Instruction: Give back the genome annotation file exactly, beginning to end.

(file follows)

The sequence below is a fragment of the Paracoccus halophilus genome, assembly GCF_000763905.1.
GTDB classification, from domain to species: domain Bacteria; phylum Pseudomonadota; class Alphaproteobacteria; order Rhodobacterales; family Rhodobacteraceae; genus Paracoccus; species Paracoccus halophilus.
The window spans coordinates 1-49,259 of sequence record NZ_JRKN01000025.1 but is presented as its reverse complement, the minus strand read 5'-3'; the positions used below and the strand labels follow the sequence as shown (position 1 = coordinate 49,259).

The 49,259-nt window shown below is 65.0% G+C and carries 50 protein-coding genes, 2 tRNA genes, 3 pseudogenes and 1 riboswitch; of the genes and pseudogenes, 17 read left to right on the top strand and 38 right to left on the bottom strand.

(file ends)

The sequence below is a fragment of the Paracoccus halophilus genome, assembly GCF_000763905.1.
GTDB classification, from domain to species: domain Bacteria; phylum Pseudomonadota; class Alphaproteobacteria; order Rhodobacterales; family Rhodobacteraceae; genus Paracoccus; species Paracoccus halophilus.
The window spans coordinates 1-49,259 of sequence record NZ_JRKN01000025.1 but is presented as its reverse complement, the minus strand read 5'-3'; the positions used below and the strand labels follow the sequence as shown (position 1 = coordinate 49,259).

The 49,259-nt window shown below is 65.0% G+C and carries 50 protein-coding genes, 2 tRNA genes, 3 pseudogenes and 1 riboswitch; of the genes and pseudogenes, 17 read left to right on the top strand and 38 right to left on the bottom strand.